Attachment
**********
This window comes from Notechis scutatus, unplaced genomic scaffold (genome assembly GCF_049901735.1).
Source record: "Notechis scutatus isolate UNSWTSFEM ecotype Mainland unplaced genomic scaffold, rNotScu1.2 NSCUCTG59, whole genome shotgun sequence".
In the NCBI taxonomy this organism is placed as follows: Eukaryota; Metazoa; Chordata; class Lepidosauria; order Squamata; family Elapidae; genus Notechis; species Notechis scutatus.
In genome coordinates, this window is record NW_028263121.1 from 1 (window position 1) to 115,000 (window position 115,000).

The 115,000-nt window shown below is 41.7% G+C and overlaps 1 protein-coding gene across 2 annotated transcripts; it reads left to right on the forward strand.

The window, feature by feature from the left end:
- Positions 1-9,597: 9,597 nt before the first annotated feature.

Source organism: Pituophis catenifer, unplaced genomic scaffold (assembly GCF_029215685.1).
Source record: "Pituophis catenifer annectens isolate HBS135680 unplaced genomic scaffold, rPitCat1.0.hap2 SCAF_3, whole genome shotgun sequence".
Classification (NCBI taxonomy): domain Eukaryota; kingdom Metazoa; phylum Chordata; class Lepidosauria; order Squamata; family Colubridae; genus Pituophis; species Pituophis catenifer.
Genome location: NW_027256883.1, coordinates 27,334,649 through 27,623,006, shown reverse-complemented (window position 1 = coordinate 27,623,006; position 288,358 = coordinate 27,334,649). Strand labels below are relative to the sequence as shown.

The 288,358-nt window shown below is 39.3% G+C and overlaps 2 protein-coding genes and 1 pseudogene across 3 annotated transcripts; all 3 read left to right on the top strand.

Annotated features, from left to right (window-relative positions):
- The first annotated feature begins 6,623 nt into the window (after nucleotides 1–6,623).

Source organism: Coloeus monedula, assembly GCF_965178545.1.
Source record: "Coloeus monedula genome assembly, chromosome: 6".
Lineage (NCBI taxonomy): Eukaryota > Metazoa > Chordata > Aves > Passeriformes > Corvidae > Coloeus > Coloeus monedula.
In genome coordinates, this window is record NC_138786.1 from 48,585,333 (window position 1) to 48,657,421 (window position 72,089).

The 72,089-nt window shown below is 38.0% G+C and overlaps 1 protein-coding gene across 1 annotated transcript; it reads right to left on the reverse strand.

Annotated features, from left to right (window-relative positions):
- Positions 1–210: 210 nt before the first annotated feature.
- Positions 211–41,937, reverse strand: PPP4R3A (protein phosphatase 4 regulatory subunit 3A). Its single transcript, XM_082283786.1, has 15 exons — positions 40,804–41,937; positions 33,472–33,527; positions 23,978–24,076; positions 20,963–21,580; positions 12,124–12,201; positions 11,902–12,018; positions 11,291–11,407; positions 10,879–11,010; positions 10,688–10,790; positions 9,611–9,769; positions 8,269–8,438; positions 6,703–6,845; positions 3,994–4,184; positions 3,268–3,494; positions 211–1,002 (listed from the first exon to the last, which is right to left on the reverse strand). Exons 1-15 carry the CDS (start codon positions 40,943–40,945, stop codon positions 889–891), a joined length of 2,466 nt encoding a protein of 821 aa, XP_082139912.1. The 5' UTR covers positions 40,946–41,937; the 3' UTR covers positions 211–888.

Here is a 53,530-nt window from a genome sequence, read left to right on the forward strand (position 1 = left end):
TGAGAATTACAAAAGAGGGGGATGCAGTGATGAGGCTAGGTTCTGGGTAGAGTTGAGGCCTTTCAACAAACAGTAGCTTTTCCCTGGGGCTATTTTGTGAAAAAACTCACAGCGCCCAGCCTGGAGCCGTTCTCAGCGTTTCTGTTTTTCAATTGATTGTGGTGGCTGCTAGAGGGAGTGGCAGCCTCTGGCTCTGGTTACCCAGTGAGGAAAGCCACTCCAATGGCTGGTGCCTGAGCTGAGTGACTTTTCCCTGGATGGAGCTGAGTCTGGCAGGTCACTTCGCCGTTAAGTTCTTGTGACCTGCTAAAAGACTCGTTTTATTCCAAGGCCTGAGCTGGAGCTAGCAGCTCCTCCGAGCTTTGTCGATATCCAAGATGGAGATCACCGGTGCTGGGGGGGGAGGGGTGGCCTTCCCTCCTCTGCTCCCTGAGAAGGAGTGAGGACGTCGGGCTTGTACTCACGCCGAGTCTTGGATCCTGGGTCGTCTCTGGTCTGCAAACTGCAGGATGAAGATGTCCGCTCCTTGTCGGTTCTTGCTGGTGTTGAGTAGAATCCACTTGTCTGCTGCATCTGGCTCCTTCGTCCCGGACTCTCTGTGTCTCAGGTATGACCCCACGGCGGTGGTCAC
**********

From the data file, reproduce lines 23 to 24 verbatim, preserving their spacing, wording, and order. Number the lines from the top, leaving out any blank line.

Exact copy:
Here is a 53,530-nt window from a genome sequence, read left to right on the forward strand (position 1 = left end):
TGAGAATTACAAAAGAGGGGGATGCAGTGATGAGGCTAGGTTCTGGGTAGAGTTGAGGCCTTTCAACAAACAGTAGCTTTTCCCTGGGGCTATTTTGTGAAAAAACTCACAGCGCCCAGCCTGGAGCCGTTCTCAGCGTTTCTGTTTTTCAATTGATTGTGGTGGCTGCTAGAGGGAGTGGCAGCCTCTGGCTCTGGTTACCCAGTGAGGAAAGCCACTCCAATGGCTGGTGCCTGAGCTGAGTGACTTTTCCCTGGATGGAGCTGAGTCTGGCAGGTCACTTCGCCGTTAAGTTCTTGTGACCTGCTAAAAGACTCGTTTTATTCCAAGGCCTGAGCTGGAGCTAGCAGCTCCTCCGAGCTTTGTCGATATCCAAGATGGAGATCACCGGTGCTGGGGGGGGAGGGGTGGCCTTCCCTCCTCTGCTCCCTGAGAAGGAGTGAGGACGTCGGGCTTGTACTCACGCCGAGTCTTGGATCCTGGGTCGTCTCTGGTCTGCAAACTGCAGGATGAAGATGTCCGCTCCTTGTCGGTTCTTGCTGGTGTTGAGTAGAATCCACTTGTCTGCTGCATCTGGCTCCTTCGTCCCGGACTCTCTGTGTCTCAGGTATGACCCCACGGCGGTGGTCAC